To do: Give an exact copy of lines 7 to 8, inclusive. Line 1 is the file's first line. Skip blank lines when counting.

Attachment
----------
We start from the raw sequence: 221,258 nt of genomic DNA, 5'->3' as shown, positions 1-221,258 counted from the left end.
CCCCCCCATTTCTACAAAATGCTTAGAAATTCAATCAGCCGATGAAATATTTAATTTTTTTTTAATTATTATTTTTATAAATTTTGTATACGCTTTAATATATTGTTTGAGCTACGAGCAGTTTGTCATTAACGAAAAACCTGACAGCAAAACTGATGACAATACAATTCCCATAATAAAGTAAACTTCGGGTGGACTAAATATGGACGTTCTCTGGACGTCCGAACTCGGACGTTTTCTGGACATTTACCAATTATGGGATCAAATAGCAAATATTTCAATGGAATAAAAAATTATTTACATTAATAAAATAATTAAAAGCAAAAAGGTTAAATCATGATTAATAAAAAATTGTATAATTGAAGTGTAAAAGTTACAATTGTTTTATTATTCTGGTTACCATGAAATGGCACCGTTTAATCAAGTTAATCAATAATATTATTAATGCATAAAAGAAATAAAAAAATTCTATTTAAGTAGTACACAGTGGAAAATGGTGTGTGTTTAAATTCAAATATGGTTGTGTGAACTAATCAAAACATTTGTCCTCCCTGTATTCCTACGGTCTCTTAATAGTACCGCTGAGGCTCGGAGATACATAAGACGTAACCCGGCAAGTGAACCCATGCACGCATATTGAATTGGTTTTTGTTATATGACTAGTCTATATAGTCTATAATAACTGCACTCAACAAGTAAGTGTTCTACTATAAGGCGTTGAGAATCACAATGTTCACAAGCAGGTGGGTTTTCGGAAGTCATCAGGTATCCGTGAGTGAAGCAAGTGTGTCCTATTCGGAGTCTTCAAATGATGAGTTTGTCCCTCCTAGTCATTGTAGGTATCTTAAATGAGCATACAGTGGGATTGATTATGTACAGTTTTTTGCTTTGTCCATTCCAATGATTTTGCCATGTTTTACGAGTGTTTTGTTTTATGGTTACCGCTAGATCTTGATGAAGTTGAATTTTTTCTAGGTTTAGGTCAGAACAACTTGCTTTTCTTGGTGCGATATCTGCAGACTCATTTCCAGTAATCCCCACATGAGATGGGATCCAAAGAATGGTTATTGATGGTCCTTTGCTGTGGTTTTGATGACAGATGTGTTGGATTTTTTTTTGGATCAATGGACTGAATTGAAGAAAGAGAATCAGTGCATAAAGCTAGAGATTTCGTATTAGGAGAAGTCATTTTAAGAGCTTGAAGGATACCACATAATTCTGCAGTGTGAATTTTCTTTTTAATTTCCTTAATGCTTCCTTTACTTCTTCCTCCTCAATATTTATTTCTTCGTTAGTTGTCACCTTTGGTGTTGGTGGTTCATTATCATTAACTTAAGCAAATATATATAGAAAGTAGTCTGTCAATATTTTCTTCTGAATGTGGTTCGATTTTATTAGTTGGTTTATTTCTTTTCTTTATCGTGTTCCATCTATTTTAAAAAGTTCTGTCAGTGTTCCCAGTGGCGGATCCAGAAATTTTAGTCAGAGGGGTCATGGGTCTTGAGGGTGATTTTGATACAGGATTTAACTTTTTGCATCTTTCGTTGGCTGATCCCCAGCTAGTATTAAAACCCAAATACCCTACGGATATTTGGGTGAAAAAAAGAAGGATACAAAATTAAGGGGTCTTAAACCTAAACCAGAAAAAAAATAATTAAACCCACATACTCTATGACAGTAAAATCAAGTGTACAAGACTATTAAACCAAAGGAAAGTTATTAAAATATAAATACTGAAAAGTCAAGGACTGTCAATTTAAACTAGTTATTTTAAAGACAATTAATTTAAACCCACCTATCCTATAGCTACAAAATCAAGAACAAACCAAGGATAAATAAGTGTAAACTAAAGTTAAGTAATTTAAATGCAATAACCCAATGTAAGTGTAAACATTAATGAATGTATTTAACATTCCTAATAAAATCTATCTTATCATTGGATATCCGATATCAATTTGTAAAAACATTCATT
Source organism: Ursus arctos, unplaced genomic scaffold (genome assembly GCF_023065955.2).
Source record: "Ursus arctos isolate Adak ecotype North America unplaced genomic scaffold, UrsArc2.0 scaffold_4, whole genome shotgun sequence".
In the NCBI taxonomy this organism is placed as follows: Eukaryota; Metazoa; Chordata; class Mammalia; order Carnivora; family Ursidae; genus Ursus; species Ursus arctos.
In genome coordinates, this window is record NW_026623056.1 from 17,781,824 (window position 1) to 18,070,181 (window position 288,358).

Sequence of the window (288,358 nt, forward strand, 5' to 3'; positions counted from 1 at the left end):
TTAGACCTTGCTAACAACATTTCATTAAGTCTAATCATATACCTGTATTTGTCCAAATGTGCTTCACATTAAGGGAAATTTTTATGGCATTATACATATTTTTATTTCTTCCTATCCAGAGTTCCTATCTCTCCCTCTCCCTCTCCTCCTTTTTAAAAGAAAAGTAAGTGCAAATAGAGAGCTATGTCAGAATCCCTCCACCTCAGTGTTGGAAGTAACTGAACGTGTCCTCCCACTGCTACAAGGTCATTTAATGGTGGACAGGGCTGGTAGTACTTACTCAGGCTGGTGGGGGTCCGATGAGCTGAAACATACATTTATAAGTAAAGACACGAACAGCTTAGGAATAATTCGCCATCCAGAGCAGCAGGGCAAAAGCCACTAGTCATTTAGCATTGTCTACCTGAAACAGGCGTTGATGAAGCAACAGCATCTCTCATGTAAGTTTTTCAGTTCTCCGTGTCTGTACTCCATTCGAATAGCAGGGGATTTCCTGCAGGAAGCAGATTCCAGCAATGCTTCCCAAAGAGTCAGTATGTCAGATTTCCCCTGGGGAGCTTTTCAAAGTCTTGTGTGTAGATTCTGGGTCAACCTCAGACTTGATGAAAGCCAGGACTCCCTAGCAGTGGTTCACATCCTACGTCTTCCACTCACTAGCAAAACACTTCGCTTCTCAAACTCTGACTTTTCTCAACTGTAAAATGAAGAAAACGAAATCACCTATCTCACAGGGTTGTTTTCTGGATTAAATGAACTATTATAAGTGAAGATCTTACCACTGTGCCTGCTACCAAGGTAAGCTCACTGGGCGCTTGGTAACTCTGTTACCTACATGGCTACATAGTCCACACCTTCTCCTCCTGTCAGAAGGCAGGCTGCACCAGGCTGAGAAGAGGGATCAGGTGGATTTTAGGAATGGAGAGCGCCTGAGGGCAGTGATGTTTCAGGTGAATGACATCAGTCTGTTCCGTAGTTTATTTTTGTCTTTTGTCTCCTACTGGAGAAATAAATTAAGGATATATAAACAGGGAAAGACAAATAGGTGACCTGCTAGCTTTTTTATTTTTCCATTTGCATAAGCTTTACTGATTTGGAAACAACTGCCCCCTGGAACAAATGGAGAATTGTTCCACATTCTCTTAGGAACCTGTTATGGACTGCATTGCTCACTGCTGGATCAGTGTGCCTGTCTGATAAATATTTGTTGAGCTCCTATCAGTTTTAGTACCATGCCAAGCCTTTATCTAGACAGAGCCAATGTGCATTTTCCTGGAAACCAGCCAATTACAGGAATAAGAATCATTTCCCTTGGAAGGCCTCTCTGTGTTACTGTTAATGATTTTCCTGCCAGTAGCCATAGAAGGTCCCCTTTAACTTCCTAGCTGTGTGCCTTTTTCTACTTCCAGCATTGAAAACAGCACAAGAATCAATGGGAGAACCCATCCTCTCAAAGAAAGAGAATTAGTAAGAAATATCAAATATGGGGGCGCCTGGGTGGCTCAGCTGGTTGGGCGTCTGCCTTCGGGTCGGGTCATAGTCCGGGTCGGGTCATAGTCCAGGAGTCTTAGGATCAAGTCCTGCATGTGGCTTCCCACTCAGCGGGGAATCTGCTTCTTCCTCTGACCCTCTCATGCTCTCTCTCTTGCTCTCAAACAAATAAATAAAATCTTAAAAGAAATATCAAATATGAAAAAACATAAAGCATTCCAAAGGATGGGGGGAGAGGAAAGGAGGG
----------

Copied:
Sequence of the window (288,358 nt, forward strand, 5' to 3'; positions counted from 1 at the left end):
TTAGACCTTGCTAACAACATTTCATTAAGTCTAATCATATACCTGTATTTGTCCAAATGTGCTTCACATTAAGGGAAATTTTTATGGCATTATACATATTTTTATTTCTTCCTATCCAGAGTTCCTATCTCTCCCTCTCCCTCTCCTCCTTTTTAAAAGAAAAGTAAGTGCAAATAGAGAGCTATGTCAGAATCCCTCCACCTCAGTGTTGGAAGTAACTGAACGTGTCCTCCCACTGCTACAAGGTCATTTAATGGTGGACAGGGCTGGTAGTACTTACTCAGGCTGGTGGGGGTCCGATGAGCTGAAACATACATTTATAAGTAAAGACACGAACAGCTTAGGAATAATTCGCCATCCAGAGCAGCAGGGCAAAAGCCACTAGTCATTTAGCATTGTCTACCTGAAACAGGCGTTGATGAAGCAACAGCATCTCTCATGTAAGTTTTTCAGTTCTCCGTGTCTGTACTCCATTCGAATAGCAGGGGATTTCCTGCAGGAAGCAGATTCCAGCAATGCTTCCCAAAGAGTCAGTATGTCAGATTTCCCCTGGGGAGCTTTTCAAAGTCTTGTGTGTAGATTCTGGGTCAACCTCAGACTTGATGAAAGCCAGGACTCCCTAGCAGTGGTTCACATCCTACGTCTTCCACTCACTAGCAAAACACTTCGCTTCTCAAACTCTGACTTTTCTCAACTGTAAAATGAAGAAAACGAAATCACCTATCTCACAGGGTTGTTTTCTGGATTAAATGAACTATTATAAGTGAAGATCTTACCACTGTGCCTGCTACCAAGGTAAGCTCACTGGGCGCTTGGTAACTCTGTTACCTACATGGCTACATAGTCCACACCTTCTCCTCCTGTCAGAAGGCAGGCTGCACCAGGCTGAGAAGAGGGATCAGGTGGATTTTAGGAATGGAGAGCGCCTGAGGGCAGTGATGTTTCAGGTGAATGACATCAGTCTGTTCCGTAGTTTATTTTTGTCTTTTGTCTCCTACTGGAGAAATAAATTAAGGATATATAAACAGGGAAAGACAAATAGGTGACCTGCTAGCTTTTTTATTTTTCCATTTGCATAAGCTTTACTGATTTGGAAACAACTGCCCCCTGGAACAAATGGAGAATTGTTCCACATTCTCTTAGGAACCTGTTATGGACTGCATTGCTCACTGCTGGATCAGTGTGCCTGTCTGATAAATATTTGTTGAGCTCCTATCAGTTTTAGTACCATGCCAAGCCTTTATCTAGACAGAGCCAATGTGCATTTTCCTGGAAACCAGCCAATTACAGGAATAAGAATCATTTCCCTTGGAAGGCCTCTCTGTGTTACTGTTAATGATTTTCCTGCCAGTAGCCATAGAAGGTCCCCTTTAACTTCCTAGCTGTGTGCCTTTTTCTACTTCCAGCATTGAAAACAGCACAAGAATCAATGGGAGAACCCATCCTCTCAAAGAAAGAGAATTAGTAAGAAATATCAAATATGGGGGCGCCTGGGTGGCTCAGCTGGTTGGGCGTCTGCCTTCGGGTCGGGTCATAGTCCGGGTCGGGTCATAGTCCAGGAGTCTTAGGATCAAGTCCTGCATGTGGCTTCCCACTCAGCGGGGAATCTGCTTCTTCCTCTGACCCTCTCATGCTCTCTCTCTTGCTCTCAAACAAATAAATAAAATCTTAAAAGAAATATCAAATATGAAAAAACATAAAGCATTCCAAAGGATGGGGGGAGAGGAAAGGAGGG